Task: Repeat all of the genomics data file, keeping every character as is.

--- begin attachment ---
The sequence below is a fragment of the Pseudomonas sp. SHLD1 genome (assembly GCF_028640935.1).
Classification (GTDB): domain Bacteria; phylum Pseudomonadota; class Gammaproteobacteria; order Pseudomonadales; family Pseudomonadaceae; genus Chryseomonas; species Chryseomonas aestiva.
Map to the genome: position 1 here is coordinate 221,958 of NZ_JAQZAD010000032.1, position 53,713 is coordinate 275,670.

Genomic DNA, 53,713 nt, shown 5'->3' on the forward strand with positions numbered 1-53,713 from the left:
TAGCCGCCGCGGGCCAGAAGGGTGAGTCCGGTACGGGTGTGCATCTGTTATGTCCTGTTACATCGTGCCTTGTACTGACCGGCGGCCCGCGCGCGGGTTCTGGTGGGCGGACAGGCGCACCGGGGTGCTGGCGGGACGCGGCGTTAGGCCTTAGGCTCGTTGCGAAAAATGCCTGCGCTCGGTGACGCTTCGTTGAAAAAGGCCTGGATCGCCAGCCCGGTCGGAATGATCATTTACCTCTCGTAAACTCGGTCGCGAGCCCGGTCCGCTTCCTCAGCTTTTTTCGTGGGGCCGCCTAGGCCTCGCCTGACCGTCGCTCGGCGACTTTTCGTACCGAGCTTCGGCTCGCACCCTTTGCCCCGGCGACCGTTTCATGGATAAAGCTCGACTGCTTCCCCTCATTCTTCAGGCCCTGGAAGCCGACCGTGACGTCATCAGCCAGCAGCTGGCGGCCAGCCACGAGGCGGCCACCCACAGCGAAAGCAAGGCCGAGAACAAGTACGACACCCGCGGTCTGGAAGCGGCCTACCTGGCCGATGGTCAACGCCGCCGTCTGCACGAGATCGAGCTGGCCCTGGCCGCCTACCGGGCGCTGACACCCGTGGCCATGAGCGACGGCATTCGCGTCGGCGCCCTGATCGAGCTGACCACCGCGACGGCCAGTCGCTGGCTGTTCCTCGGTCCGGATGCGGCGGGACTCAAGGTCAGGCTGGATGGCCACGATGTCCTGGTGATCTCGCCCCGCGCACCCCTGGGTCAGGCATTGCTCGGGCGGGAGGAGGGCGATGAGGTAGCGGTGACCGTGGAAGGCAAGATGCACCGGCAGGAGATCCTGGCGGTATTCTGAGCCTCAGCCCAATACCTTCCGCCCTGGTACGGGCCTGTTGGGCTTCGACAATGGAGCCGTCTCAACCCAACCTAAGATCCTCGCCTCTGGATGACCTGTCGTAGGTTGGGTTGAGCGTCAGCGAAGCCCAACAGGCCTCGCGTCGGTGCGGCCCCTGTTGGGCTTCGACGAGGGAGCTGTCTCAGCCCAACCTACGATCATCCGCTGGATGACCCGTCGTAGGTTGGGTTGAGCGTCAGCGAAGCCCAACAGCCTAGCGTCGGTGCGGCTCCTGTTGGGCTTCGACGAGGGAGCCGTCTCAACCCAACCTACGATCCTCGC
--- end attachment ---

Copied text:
The sequence below is a fragment of the Pseudomonas sp. SHLD1 genome (assembly GCF_028640935.1).
Classification (GTDB): domain Bacteria; phylum Pseudomonadota; class Gammaproteobacteria; order Pseudomonadales; family Pseudomonadaceae; genus Chryseomonas; species Chryseomonas aestiva.
Map to the genome: position 1 here is coordinate 221,958 of NZ_JAQZAD010000032.1, position 53,713 is coordinate 275,670.

Genomic DNA, 53,713 nt, shown 5'->3' on the forward strand with positions numbered 1-53,713 from the left:
TAGCCGCCGCGGGCCAGAAGGGTGAGTCCGGTACGGGTGTGCATCTGTTATGTCCTGTTACATCGTGCCTTGTACTGACCGGCGGCCCGCGCGCGGGTTCTGGTGGGCGGACAGGCGCACCGGGGTGCTGGCGGGACGCGGCGTTAGGCCTTAGGCTCGTTGCGAAAAATGCCTGCGCTCGGTGACGCTTCGTTGAAAAAGGCCTGGATCGCCAGCCCGGTCGGAATGATCATTTACCTCTCGTAAACTCGGTCGCGAGCCCGGTCCGCTTCCTCAGCTTTTTTCGTGGGGCCGCCTAGGCCTCGCCTGACCGTCGCTCGGCGACTTTTCGTACCGAGCTTCGGCTCGCACCCTTTGCCCCGGCGACCGTTTCATGGATAAAGCTCGACTGCTTCCCCTCATTCTTCAGGCCCTGGAAGCCGACCGTGACGTCATCAGCCAGCAGCTGGCGGCCAGCCACGAGGCGGCCACCCACAGCGAAAGCAAGGCCGAGAACAAGTACGACACCCGCGGTCTGGAAGCGGCCTACCTGGCCGATGGTCAACGCCGCCGTCTGCACGAGATCGAGCTGGCCCTGGCCGCCTACCGGGCGCTGACACCCGTGGCCATGAGCGACGGCATTCGCGTCGGCGCCCTGATCGAGCTGACCACCGCGACGGCCAGTCGCTGGCTGTTCCTCGGTCCGGATGCGGCGGGACTCAAGGTCAGGCTGGATGGCCACGATGTCCTGGTGATCTCGCCCCGCGCACCCCTGGGTCAGGCATTGCTCGGGCGGGAGGAGGGCGATGAGGTAGCGGTGACCGTGGAAGGCAAGATGCACCGGCAGGAGATCCTGGCGGTATTCTGAGCCTCAGCCCAATACCTTCCGCCCTGGTACGGGCCTGTTGGGCTTCGACAATGGAGCCGTCTCAACCCAACCTAAGATCCTCGCCTCTGGATGACCTGTCGTAGGTTGGGTTGAGCGTCAGCGAAGCCCAACAGGCCTCGCGTCGGTGCGGCCCCTGTTGGGCTTCGACGAGGGAGCTGTCTCAGCCCAACCTACGATCATCCGCTGGATGACCCGTCGTAGGTTGGGTTGAGCGTCAGCGAAGCCCAACAGCCTAGCGTCGGTGCGGCTCCTGTTGGGCTTCGACGAGGGAGCCGTCTCAACCCAACCTACGATCCTCGC